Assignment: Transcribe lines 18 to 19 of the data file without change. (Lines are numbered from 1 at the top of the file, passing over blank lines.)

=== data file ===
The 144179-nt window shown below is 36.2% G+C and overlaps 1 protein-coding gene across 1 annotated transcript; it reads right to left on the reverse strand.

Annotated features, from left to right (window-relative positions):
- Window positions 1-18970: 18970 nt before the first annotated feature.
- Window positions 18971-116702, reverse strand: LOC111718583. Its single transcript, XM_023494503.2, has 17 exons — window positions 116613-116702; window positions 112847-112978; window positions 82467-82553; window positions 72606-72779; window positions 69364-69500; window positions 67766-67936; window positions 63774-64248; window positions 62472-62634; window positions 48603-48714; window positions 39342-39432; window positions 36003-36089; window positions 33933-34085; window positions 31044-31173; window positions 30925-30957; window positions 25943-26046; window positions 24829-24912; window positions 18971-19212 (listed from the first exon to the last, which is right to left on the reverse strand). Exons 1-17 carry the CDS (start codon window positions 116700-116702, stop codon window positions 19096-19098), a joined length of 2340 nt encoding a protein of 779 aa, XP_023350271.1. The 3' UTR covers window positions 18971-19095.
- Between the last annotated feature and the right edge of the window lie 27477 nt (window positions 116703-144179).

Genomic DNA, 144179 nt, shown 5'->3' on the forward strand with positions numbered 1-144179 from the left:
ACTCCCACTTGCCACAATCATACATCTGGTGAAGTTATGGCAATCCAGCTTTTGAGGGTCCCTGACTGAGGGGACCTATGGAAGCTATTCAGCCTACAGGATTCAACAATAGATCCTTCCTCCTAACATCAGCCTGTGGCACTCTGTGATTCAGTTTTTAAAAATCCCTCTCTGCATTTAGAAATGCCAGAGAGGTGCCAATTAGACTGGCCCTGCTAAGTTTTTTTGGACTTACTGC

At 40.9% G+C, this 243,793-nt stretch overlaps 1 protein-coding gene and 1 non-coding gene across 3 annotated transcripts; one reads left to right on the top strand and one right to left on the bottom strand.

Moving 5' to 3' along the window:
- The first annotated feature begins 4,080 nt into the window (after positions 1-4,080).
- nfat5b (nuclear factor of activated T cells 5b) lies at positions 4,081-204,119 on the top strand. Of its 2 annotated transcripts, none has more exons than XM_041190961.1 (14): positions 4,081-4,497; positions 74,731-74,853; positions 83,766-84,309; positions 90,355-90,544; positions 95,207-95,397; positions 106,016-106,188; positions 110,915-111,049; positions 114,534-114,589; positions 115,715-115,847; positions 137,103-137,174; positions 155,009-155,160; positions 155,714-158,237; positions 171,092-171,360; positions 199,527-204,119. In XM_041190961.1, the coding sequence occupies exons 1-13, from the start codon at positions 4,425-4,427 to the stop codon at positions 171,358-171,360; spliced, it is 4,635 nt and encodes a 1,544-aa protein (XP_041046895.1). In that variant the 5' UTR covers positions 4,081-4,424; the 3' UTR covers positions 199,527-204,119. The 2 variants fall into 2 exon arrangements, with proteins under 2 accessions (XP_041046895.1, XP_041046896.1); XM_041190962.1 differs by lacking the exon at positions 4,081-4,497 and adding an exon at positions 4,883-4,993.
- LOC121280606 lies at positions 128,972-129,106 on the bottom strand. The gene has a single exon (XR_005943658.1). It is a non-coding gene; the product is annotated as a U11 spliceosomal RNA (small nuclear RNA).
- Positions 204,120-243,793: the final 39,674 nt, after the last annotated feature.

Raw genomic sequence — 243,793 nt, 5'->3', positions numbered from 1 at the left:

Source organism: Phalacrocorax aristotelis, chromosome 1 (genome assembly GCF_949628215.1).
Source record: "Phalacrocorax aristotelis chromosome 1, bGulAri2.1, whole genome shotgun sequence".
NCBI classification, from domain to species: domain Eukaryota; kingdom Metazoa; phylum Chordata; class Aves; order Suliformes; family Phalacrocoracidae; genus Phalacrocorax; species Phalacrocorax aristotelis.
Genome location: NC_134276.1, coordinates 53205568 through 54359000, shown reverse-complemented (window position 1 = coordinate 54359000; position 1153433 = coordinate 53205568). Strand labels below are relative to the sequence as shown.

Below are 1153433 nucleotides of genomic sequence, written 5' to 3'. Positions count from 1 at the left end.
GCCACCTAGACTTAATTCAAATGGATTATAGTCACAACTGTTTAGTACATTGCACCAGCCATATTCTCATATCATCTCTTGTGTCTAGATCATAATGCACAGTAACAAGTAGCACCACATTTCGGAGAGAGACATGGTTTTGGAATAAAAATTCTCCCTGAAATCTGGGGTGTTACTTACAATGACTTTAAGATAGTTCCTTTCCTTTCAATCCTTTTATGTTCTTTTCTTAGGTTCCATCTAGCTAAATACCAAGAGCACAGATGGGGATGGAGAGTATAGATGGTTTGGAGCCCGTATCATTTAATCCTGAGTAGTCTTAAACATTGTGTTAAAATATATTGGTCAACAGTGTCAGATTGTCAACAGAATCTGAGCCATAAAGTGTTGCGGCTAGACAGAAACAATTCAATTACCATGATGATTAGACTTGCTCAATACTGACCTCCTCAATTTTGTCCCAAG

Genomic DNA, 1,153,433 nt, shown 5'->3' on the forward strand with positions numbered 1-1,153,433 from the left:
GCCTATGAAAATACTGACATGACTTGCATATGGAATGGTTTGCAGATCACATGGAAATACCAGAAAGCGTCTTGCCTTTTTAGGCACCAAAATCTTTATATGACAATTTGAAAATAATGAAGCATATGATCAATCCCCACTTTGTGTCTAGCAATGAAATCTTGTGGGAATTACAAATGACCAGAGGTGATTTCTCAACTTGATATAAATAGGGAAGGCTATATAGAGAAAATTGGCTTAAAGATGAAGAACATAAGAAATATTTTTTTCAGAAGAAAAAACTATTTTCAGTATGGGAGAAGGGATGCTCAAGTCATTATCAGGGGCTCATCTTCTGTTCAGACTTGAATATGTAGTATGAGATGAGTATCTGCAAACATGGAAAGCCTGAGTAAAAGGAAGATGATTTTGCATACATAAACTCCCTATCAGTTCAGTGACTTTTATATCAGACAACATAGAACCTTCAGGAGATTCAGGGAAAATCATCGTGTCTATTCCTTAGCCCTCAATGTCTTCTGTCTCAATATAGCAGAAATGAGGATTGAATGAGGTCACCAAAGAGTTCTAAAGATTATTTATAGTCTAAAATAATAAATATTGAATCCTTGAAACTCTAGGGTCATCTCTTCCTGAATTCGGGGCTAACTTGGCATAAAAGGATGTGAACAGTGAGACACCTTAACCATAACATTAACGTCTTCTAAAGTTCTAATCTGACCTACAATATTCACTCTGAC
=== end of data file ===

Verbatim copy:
Genome location: NC_134276.1, coordinates 53205568 through 54359000, shown reverse-complemented (window position 1 = coordinate 54359000; position 1153433 = coordinate 53205568). Strand labels below are relative to the sequence as shown.

Below are 1153433 nucleotides of genomic sequence, written 5' to 3'. Positions count from 1 at the left end.